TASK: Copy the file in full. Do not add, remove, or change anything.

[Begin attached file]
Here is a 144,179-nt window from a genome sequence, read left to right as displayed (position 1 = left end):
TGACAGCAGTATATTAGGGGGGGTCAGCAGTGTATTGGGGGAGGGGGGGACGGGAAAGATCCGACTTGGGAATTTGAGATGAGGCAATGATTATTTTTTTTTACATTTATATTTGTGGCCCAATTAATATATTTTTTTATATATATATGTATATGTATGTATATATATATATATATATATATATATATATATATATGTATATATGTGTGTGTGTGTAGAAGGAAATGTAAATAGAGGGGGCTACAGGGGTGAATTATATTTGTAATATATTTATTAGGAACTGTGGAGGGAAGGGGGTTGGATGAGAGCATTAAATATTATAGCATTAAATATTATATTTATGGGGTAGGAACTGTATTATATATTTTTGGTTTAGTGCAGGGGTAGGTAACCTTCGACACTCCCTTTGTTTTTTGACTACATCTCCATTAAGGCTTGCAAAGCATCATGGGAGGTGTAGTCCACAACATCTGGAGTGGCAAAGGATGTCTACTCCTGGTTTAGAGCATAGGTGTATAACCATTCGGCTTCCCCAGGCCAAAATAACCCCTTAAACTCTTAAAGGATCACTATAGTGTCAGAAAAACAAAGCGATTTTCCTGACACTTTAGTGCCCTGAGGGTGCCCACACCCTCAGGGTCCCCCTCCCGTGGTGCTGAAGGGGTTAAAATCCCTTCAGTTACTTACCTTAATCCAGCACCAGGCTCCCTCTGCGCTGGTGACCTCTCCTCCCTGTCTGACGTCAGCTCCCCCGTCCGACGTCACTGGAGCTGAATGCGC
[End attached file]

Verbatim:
Here is a 144,179-nt window from a genome sequence, read left to right as displayed (position 1 = left end):
TGACAGCAGTATATTAGGGGGGGTCAGCAGTGTATTGGGGGAGGGGGGGACGGGAAAGATCCGACTTGGGAATTTGAGATGAGGCAATGATTATTTTTTTTTACATTTATATTTGTGGCCCAATTAATATATTTTTTTATATATATATGTATATGTATGTATATATATATATATATATATATATATATATATATATGTATATATGTGTGTGTGTGTAGAAGGAAATGTAAATAGAGGGGGCTACAGGGGTGAATTATATTTGTAATATATTTATTAGGAACTGTGGAGGGAAGGGGGTTGGATGAGAGCATTAAATATTATAGCATTAAATATTATATTTATGGGGTAGGAACTGTATTATATATTTTTGGTTTAGTGCAGGGGTAGGTAACCTTCGACACTCCCTTTGTTTTTTGACTACATCTCCATTAAGGCTTGCAAAGCATCATGGGAGGTGTAGTCCACAACATCTGGAGTGGCAAAGGATGTCTACTCCTGGTTTAGAGCATAGGTGTATAACCATTCGGCTTCCCCAGGCCAAAATAACCCCTTAAACTCTTAAAGGATCACTATAGTGTCAGAAAAACAAAGCGATTTTCCTGACACTTTAGTGCCCTGAGGGTGCCCACACCCTCAGGGTCCCCCTCCCGTGGTGCTGAAGGGGTTAAAATCCCTTCAGTTACTTACCTTAATCCAGCACCAGGCTCCCTCTGCGCTGGTGACCTCTCCTCCCTGTCTGACGTCAGCTCCCCCGTCCGACGTCACTGGAGCTGAATGCGC